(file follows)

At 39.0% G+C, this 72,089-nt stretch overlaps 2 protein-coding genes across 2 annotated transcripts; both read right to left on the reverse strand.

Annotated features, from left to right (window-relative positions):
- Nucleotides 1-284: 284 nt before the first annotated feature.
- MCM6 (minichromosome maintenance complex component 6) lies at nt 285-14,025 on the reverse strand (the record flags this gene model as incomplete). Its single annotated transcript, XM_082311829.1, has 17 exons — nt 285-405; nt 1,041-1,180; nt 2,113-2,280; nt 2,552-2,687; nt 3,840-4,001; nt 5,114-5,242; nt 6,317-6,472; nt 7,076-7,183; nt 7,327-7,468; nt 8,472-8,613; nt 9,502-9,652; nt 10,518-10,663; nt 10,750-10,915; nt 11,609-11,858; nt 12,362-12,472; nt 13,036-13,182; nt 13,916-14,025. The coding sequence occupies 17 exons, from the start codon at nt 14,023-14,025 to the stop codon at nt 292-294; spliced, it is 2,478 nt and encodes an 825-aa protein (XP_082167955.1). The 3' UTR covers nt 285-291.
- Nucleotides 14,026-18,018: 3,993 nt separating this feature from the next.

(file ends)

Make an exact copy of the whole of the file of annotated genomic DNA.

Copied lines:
At 39.0% G+C, this 72,089-nt stretch overlaps 2 protein-coding genes across 2 annotated transcripts; both read right to left on the reverse strand.

Annotated features, from left to right (window-relative positions):
- Nucleotides 1-284: 284 nt before the first annotated feature.
- MCM6 (minichromosome maintenance complex component 6) lies at nt 285-14,025 on the reverse strand (the record flags this gene model as incomplete). Its single annotated transcript, XM_082311829.1, has 17 exons — nt 285-405; nt 1,041-1,180; nt 2,113-2,280; nt 2,552-2,687; nt 3,840-4,001; nt 5,114-5,242; nt 6,317-6,472; nt 7,076-7,183; nt 7,327-7,468; nt 8,472-8,613; nt 9,502-9,652; nt 10,518-10,663; nt 10,750-10,915; nt 11,609-11,858; nt 12,362-12,472; nt 13,036-13,182; nt 13,916-14,025. The coding sequence occupies 17 exons, from the start codon at nt 14,023-14,025 to the stop codon at nt 292-294; spliced, it is 2,478 nt and encodes an 825-aa protein (XP_082167955.1). The 3' UTR covers nt 285-291.
- Nucleotides 14,026-18,018: 3,993 nt separating this feature from the next.